The College expects to resume Orientation trips and activities for the Class of 2025 this upcoming fall, President Rose announced in an email to the Bowdoin community on March 4. He also wrote that similar class-building activities may be offered to the Class of 2024, which did not have Bowdoin’s typical orientation programming this past fall due to the COVID-19 pandemic.
“It seems like a cool way to go on an Orientation that we didn’t have, but also to help [first years] get to know each other [and] ease their worries about coming to Bowdoin,” Liliana Lines ’24 said in a Zoom interview with the Orient.
Lines hopes to volunteer as an Orientation trip leader in the fall, as well as attend activities for her class.
Lines said she thought that Orientation trips are crucial to helping first-year students transition to life at Bowdoin, and missing that experience increased the anxiety she and many other current first-year and transfer students felt when acclimating to their new community.
“I think it would have just given me more of a sense of security—like, ‘oh, yeah, I already know these people. I can get lunch with them; go study with them,’” Lines said.
However, students remain apprehensive about the College’s current plans. The disappointments of the past year are still preventing many from feeling too optimistic about volunteering to lead or signing up to attend potential Orientation activities.
“I mean, honestly, I’m not getting my hopes up. [If it doesn’t happen] I would just be like, ‘okay, it’s just another thing the Class of ’24 didn’t get added to the list [for],’” Lines said.
Despite this anticipated potential for disappointment expressed by many first-year students, Bowdoin Outing Club (BOC) Associate Director Anna Bastidas and Associate Director of the McKeen Center for the Common Good Tom Ancona are working to select volunteers for each organization’s respective trips, as well as figure out what will be realistic for the fall.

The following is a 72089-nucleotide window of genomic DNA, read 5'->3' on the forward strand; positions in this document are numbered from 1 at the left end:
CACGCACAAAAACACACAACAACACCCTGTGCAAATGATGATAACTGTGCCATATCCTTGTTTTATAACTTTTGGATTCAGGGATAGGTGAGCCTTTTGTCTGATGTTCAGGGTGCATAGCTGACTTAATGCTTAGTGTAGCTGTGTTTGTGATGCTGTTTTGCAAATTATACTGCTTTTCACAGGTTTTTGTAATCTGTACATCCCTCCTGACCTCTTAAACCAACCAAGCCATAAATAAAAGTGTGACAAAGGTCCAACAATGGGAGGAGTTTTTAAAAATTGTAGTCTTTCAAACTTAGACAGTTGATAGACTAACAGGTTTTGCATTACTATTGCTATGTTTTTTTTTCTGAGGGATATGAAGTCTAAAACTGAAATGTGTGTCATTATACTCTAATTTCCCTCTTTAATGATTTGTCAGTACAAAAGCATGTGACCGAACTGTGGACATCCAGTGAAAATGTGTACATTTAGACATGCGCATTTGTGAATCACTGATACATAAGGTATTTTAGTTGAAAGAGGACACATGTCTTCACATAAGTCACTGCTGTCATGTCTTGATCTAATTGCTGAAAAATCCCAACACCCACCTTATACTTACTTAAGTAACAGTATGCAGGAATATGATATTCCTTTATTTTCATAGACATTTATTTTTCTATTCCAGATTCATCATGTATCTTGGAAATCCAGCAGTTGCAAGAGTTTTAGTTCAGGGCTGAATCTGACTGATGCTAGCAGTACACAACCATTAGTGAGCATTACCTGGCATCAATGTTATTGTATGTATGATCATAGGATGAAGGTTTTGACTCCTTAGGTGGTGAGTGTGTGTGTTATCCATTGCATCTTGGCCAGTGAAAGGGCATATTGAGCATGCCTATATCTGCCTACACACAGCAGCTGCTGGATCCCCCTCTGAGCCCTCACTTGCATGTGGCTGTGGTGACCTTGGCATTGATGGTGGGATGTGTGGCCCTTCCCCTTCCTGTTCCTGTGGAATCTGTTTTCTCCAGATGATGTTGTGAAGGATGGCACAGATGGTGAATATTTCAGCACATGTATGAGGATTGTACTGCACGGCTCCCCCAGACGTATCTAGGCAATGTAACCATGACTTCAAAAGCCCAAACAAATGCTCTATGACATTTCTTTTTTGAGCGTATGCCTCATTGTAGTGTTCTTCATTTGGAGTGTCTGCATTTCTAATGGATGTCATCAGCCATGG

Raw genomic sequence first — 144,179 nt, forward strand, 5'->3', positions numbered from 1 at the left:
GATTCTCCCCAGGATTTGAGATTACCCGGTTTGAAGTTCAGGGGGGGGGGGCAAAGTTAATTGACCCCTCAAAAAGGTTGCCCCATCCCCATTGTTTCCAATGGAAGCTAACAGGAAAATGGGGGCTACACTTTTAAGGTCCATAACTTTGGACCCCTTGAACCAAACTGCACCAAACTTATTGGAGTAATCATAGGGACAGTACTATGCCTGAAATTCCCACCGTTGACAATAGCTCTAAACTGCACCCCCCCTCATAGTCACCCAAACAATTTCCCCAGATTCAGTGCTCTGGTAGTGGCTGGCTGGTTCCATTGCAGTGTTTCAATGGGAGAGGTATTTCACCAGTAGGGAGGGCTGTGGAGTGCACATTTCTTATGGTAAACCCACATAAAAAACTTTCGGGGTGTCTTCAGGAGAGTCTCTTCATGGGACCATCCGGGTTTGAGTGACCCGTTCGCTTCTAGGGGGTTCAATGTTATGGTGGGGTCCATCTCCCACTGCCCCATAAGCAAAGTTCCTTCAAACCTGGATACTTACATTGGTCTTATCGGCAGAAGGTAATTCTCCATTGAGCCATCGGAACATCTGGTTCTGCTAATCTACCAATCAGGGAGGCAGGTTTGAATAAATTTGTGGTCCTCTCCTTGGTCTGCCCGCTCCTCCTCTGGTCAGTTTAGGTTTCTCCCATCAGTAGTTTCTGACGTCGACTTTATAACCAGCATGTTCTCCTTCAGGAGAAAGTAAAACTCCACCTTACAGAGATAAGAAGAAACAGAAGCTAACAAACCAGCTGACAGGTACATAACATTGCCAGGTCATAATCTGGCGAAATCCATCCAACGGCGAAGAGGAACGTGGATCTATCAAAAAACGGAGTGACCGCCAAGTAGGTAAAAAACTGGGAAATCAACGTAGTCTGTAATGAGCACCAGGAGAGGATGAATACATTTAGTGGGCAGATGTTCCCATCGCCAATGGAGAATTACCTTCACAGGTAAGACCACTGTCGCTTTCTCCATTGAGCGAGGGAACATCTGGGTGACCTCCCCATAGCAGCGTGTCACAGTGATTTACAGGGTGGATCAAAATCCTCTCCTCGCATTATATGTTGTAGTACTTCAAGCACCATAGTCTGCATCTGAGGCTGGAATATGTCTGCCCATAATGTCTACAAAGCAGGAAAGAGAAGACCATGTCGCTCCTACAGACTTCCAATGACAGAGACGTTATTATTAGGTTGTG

“A primary concern for the McKeen Center, even in non-pandemic times, is figuring out if [we] might have a positive or negative impact on a community through our work,” Ancona wrote in an email to the Orient. “In the latter stages of the COVID-19 pandemic, this concern becomes an even more urgent question, and we do anticipate that some partners in more vulnerable communities may decide that it would be best to wait another year.”
Bastidas similarly voiced the need to ensure that safety measures are taken into account, regardless of activity location.
“From the BOC perspective, we’re fortunate in that our trips occur outdoors and in small designated groups. We’ll, of course, need to align our program with the COVID-19 protocols for both the state and the College when planning our trips—and so, again, [we] will develop contingency plans should things evolve over the course of the summer,” Bastidas wrote.
Bastidas and Ancona are currently in the process of selecting the 150 student leaders needed for the Orientation trip teams—120 people to be part of the BOC Orientation trip team and around 30 to be involved in the McKeen Center Orientation trip team.
Though many details remain uncertain, there is still optimism brewing about the fall.
“Planning is only a few weeks behind schedule because we needed to have a better idea of what the summer may bring,” Ancona wrote. “Now that the College has released more concrete plans for the summer and expectations for the fall, we can more confidently move forward.”